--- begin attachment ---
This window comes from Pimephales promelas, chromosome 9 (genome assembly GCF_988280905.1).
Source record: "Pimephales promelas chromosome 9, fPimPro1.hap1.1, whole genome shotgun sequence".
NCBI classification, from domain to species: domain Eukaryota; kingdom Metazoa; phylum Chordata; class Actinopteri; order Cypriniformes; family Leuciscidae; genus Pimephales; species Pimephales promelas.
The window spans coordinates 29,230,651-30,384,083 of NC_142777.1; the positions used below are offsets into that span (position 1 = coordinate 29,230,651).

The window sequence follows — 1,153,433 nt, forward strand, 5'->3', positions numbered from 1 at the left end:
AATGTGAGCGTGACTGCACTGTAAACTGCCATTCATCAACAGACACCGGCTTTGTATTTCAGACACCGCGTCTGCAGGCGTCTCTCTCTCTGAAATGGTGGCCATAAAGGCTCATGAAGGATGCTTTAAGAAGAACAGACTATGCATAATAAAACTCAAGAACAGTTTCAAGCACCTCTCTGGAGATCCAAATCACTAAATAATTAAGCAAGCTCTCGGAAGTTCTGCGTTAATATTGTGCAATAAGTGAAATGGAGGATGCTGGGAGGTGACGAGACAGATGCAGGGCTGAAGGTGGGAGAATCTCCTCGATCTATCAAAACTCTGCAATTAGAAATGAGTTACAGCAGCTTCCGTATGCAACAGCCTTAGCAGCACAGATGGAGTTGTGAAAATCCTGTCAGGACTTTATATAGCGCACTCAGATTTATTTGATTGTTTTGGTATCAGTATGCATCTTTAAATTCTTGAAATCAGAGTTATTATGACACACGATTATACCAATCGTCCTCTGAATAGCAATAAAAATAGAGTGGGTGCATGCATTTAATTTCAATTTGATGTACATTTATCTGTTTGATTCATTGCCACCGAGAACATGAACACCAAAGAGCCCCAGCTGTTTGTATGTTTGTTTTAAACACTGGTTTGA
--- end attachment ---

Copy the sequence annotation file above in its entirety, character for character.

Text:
This window comes from Pimephales promelas, chromosome 9 (genome assembly GCF_988280905.1).
Source record: "Pimephales promelas chromosome 9, fPimPro1.hap1.1, whole genome shotgun sequence".
NCBI classification, from domain to species: domain Eukaryota; kingdom Metazoa; phylum Chordata; class Actinopteri; order Cypriniformes; family Leuciscidae; genus Pimephales; species Pimephales promelas.
The window spans coordinates 29,230,651-30,384,083 of NC_142777.1; the positions used below are offsets into that span (position 1 = coordinate 29,230,651).

The window sequence follows — 1,153,433 nt, forward strand, 5'->3', positions numbered from 1 at the left end:
AATGTGAGCGTGACTGCACTGTAAACTGCCATTCATCAACAGACACCGGCTTTGTATTTCAGACACCGCGTCTGCAGGCGTCTCTCTCTCTGAAATGGTGGCCATAAAGGCTCATGAAGGATGCTTTAAGAAGAACAGACTATGCATAATAAAACTCAAGAACAGTTTCAAGCACCTCTCTGGAGATCCAAATCACTAAATAATTAAGCAAGCTCTCGGAAGTTCTGCGTTAATATTGTGCAATAAGTGAAATGGAGGATGCTGGGAGGTGACGAGACAGATGCAGGGCTGAAGGTGGGAGAATCTCCTCGATCTATCAAAACTCTGCAATTAGAAATGAGTTACAGCAGCTTCCGTATGCAACAGCCTTAGCAGCACAGATGGAGTTGTGAAAATCCTGTCAGGACTTTATATAGCGCACTCAGATTTATTTGATTGTTTTGGTATCAGTATGCATCTTTAAATTCTTGAAATCAGAGTTATTATGACACACGATTATACCAATCGTCCTCTGAATAGCAATAAAAATAGAGTGGGTGCATGCATTTAATTTCAATTTGATGTACATTTATCTGTTTGATTCATTGCCACCGAGAACATGAACACCAAAGAGCCCCAGCTGTTTGTATGTTTGTTTTAAACACTGGTTTGA